John Winzeler visits Poland 07.04.2007

Written by David Green.

By DAVID GREEN

Veterans of Heifer International study tours were all asked the same question: Why Poland?

Some had traveled to China to visit with farmers benefitting from Heifer’s assistance with cattle and rabbit production.

Others visited coastal regions of India to observe innovative livestock projects in post-tsunami areas.

They’ve witnessed milk production and fish farming projects in Tanzania, sustainable agriculture efforts among women’s groups in Kenya and urban agriculture start-ups in Peru.

So why, with exotic locales such as these, are travelers heading to Poland? winzeler.soccer

John Winzeler of rural Fayette admits that the farming region of northeast Poland might be considered an odd vacation destination by most people, but that was part of the draw for everyone participating on the study tour in May. It’s a part of the world they had never seen.

“And it’s absolutely beautiful,” John said following his return last month.

But as far as agriculture is concerned, the area can prove challenging.

Most land isn’t considered the best for growing crops. Glacial till has left a lot of rocks in the soil. A short growing season makes the area suitable for rye, oats and potatoes—none of the corn and beans that are familiar in this part of the world.

Poland is challenged by the high standards for milk production set by the European Union. Although it’s an excellent territory for sheep, the country can’t compete with New Zealand in the wool market.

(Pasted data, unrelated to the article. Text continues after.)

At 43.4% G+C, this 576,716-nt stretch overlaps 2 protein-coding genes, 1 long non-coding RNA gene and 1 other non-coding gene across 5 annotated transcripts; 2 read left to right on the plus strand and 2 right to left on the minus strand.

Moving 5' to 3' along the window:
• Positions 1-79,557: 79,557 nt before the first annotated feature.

The agricultural hardships have led to a variety of projects through Heifer International. More than three dozen are on-going this year. Like China where John visited in the past, the Polish government is eager to cooperate with development efforts.passing_gift

The recent study group landed in Warsaw and headed north to rehabilitation centers and orphanages.

The rehab centers house ex-convicts, homeless people and recovering addicts. Many of the orphanage children are known as “social orphans,” taken to the homes by their parents who can’t afford to raise them.

In both locations, Heifer is helping to establish agricultural projects to improve nutrition and and teach people practical job skills. Projects involve pigs, chickens and fish ponds. Organic farming efforts help fill a growing demand in Europe.

In farming communities to the east, a variety of needs were addressed, from establishing meat sheep breeds in the Podkarpacie region to buying pregnant Polish Red heifers—an almost extinct native breed —for families near Lipsk.

In the Heifer International tradition, the offspring of the animals are passed on to another family so the original gift keeps on giving.

In Dolhobrody along the Belarus border, farmers can’t afford equipment to work their small plots of land, so Heifer is providing draft horses.

“They seem to have a fondness for horses,” John said. “They have a bond with their animals that we don’t see much anymore.”

What he saw was reminiscent of what he’s read about American life from decades ago.

“It’s like turning the clock back one hundred years,” John said. “I think they’re very good at what they do, but they won’t get wealthy because they don’t own enough land.”

Heifer International’s goal is to make sure people can continue to make an adequate living while staying home on the farm.